Wednesday, March 9, 2011

On the poem of the day: "Bike Ride on a Roman Road"

I never thought that I would be one to like poetry, but now I can gladly say that I love it.

Reading poems in high school felt like torture, until I read "The Raven" by Edgar Allen Poe. As I continued into college, I found myself loving certain types of poems more and more. I have discovered that the types of poems I love are the ones that are intensely lyrical and a little transcendent and maybe a little ambiguous. Actually, a lot ambiguous. 

Most people want to know what a poem "means." I used to be driven by this weird need as well, until I just told myself that it doesn't matter what it is saying, as long as you are reading it and enjoy it. This isn't to take away from the incredible skill and technique of the poet. This isn't to say that poems do not have a meaning as intended by the poet. But then again, aren't meaning and intent superfluous to the reader? If they read it and interpret it in their own way (and heaven forbid, LIKE IT), isn't that the point? If you're shaking your head while reading this and saying to yourself, "Of course it matters. This girl is messed up!", then I will ask you one question: Do you seriously think that all poets / authors / playwrights should submit an instruction manual with their work? 

Dear reader: When you read this poem, please picture yourself in the middle of ocean. There is a shark to your left. You are very cold. Regards, Walt Whitman.

(Speaking of dear old Walt, in "Song of Myself" he says, "Have you felt so proud to get at the meaning of poems?")

(Also, in Zadie Smith's On Beauty, the character talk about art, and how art is analyzed. One character says, "You can't ever say that you like the tomato," the tomato being a painting, a novel, a poem.)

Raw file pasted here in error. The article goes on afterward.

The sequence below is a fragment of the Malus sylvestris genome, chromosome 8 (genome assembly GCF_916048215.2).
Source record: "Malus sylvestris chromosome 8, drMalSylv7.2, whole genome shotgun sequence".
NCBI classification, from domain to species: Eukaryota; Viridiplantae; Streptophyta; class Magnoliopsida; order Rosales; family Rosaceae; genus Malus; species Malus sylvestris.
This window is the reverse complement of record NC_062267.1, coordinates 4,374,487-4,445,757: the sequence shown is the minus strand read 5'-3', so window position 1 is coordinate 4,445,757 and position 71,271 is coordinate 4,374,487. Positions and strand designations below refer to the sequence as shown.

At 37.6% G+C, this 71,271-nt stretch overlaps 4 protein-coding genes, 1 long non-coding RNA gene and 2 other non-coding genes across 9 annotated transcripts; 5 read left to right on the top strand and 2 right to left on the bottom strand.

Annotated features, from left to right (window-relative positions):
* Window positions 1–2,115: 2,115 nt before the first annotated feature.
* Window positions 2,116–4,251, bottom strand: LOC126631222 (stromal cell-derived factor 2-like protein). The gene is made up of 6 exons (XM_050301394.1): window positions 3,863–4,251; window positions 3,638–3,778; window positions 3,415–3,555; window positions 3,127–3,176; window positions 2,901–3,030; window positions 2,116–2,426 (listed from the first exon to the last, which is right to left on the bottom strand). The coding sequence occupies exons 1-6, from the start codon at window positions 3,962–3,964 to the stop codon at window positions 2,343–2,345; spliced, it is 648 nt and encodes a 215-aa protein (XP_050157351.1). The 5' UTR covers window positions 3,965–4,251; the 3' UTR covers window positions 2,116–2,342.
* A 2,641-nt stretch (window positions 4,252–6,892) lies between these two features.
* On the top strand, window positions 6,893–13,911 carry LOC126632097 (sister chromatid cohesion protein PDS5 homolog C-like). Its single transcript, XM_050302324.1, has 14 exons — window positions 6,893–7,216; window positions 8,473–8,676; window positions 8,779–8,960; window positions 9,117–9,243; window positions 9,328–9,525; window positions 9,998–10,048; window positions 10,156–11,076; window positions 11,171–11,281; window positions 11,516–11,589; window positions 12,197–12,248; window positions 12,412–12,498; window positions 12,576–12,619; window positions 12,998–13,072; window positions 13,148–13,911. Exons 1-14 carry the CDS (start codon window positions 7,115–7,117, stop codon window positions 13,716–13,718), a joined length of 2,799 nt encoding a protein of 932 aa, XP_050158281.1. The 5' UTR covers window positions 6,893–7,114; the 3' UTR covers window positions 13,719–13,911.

I don't think so. I feel like if you read something, especially a poem, and a clever turn of phrase catches your eye and ear and heart, than the poem has done its job.

So here's the poem of the day: "Bike Ride on a Roman Road" by Alice Oswald. 

Bike Ride on a Roman Road

This Roman road—eye’s axis
over the earth’s rococo curve—
is a road’s road to ride in a dream.

I am bound to a star,
my own feet shoving me swiftly.

Everything turns but the North is the same.

Foot Foot, under the neck-high bracken
a little random man, with his head in a bad
controversy of midges,
flickers away singing Damn Damn

and the line he runs is serpentine,
everything happens at sixes and sevens,
the jump and the ditch and the crooked style . . .

and my two eyes are floating in the fields,
my mouth in on a branch, my hair
is miles behind me making tributaries
and I have had my heart distracted out of me

and now I have no hands and now I have no feet.

This is the road itself
riding a bone bicycle through my head.

I read this poem in a Contemporary British Lit class, a few years ago. When I first read it, I tried to follow the narrative and get where Oswald wanted me to go, since this is very much a poem of direction. After that, I read it again. And again. I keep getting lost in "Everything turns but the North is the same," and "I have had my heart distracted out of me." 

I linger on these lines because they're mine now, and it doesn't really matter what their original purpose was, because I've internalized them and they've become a river running through my head. 

I love them. And I'm not afraid to say it.